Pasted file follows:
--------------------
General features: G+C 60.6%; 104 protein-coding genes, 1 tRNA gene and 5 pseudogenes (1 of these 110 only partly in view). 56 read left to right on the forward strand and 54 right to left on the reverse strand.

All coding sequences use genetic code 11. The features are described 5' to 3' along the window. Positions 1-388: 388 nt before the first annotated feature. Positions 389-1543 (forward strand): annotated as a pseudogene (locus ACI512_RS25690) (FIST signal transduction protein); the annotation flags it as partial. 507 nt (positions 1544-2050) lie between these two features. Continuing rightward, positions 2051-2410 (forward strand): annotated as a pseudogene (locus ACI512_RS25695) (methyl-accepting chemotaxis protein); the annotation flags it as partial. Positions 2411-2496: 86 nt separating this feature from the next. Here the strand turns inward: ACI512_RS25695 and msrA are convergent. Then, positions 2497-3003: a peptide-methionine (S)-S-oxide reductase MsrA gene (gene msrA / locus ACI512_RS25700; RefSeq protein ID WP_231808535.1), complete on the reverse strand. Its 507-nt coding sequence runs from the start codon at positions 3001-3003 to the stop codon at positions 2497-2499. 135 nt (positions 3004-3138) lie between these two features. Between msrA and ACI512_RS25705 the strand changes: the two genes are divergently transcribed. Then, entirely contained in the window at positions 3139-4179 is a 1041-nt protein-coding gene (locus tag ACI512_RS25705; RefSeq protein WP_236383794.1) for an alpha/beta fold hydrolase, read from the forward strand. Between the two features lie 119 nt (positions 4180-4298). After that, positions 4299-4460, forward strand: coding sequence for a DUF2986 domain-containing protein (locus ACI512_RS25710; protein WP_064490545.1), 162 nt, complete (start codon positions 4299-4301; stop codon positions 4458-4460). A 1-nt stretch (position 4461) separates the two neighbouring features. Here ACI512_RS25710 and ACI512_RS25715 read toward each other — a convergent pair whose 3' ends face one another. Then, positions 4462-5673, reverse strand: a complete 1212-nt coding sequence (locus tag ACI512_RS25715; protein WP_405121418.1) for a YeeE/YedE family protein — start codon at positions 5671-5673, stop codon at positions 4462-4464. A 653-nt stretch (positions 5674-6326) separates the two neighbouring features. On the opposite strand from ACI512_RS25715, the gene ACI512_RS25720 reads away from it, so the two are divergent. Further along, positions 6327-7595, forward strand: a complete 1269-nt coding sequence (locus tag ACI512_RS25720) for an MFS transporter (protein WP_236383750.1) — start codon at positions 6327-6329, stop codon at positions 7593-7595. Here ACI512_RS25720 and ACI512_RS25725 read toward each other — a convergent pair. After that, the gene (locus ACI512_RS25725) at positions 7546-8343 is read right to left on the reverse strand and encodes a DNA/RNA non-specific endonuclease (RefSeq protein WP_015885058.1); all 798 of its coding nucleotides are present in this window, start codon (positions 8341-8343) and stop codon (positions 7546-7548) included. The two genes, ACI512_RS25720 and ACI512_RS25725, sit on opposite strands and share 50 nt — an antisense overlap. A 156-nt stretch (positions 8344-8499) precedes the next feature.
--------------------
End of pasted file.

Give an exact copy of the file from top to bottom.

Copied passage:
General features: G+C 60.6%; 104 protein-coding genes, 1 tRNA gene and 5 pseudogenes (1 of these 110 only partly in view). 56 read left to right on the forward strand and 54 right to left on the reverse strand.

All coding sequences use genetic code 11. The features are described 5' to 3' along the window. Positions 1-388: 388 nt before the first annotated feature. Positions 389-1543 (forward strand): annotated as a pseudogene (locus ACI512_RS25690) (FIST signal transduction protein); the annotation flags it as partial. 507 nt (positions 1544-2050) lie between these two features. Continuing rightward, positions 2051-2410 (forward strand): annotated as a pseudogene (locus ACI512_RS25695) (methyl-accepting chemotaxis protein); the annotation flags it as partial. Positions 2411-2496: 86 nt separating this feature from the next. Here the strand turns inward: ACI512_RS25695 and msrA are convergent. Then, positions 2497-3003: a peptide-methionine (S)-S-oxide reductase MsrA gene (gene msrA / locus ACI512_RS25700; RefSeq protein ID WP_231808535.1), complete on the reverse strand. Its 507-nt coding sequence runs from the start codon at positions 3001-3003 to the stop codon at positions 2497-2499. 135 nt (positions 3004-3138) lie between these two features. Between msrA and ACI512_RS25705 the strand changes: the two genes are divergently transcribed. Then, entirely contained in the window at positions 3139-4179 is a 1041-nt protein-coding gene (locus tag ACI512_RS25705; RefSeq protein WP_236383794.1) for an alpha/beta fold hydrolase, read from the forward strand. Between the two features lie 119 nt (positions 4180-4298). After that, positions 4299-4460, forward strand: coding sequence for a DUF2986 domain-containing protein (locus ACI512_RS25710; protein WP_064490545.1), 162 nt, complete (start codon positions 4299-4301; stop codon positions 4458-4460). A 1-nt stretch (position 4461) separates the two neighbouring features. Here ACI512_RS25710 and ACI512_RS25715 read toward each other — a convergent pair whose 3' ends face one another. Then, positions 4462-5673, reverse strand: a complete 1212-nt coding sequence (locus tag ACI512_RS25715; protein WP_405121418.1) for a YeeE/YedE family protein — start codon at positions 5671-5673, stop codon at positions 4462-4464. A 653-nt stretch (positions 5674-6326) separates the two neighbouring features. On the opposite strand from ACI512_RS25715, the gene ACI512_RS25720 reads away from it, so the two are divergent. Further along, positions 6327-7595, forward strand: a complete 1269-nt coding sequence (locus tag ACI512_RS25720) for an MFS transporter (protein WP_236383750.1) — start codon at positions 6327-6329, stop codon at positions 7593-7595. Here ACI512_RS25720 and ACI512_RS25725 read toward each other — a convergent pair. After that, the gene (locus ACI512_RS25725) at positions 7546-8343 is read right to left on the reverse strand and encodes a DNA/RNA non-specific endonuclease (RefSeq protein WP_015885058.1); all 798 of its coding nucleotides are present in this window, start codon (positions 8341-8343) and stop codon (positions 7546-7548) included. The two genes, ACI512_RS25720 and ACI512_RS25725, sit on opposite strands and share 50 nt — an antisense overlap. A 156-nt stretch (positions 8344-8499) precedes the next feature.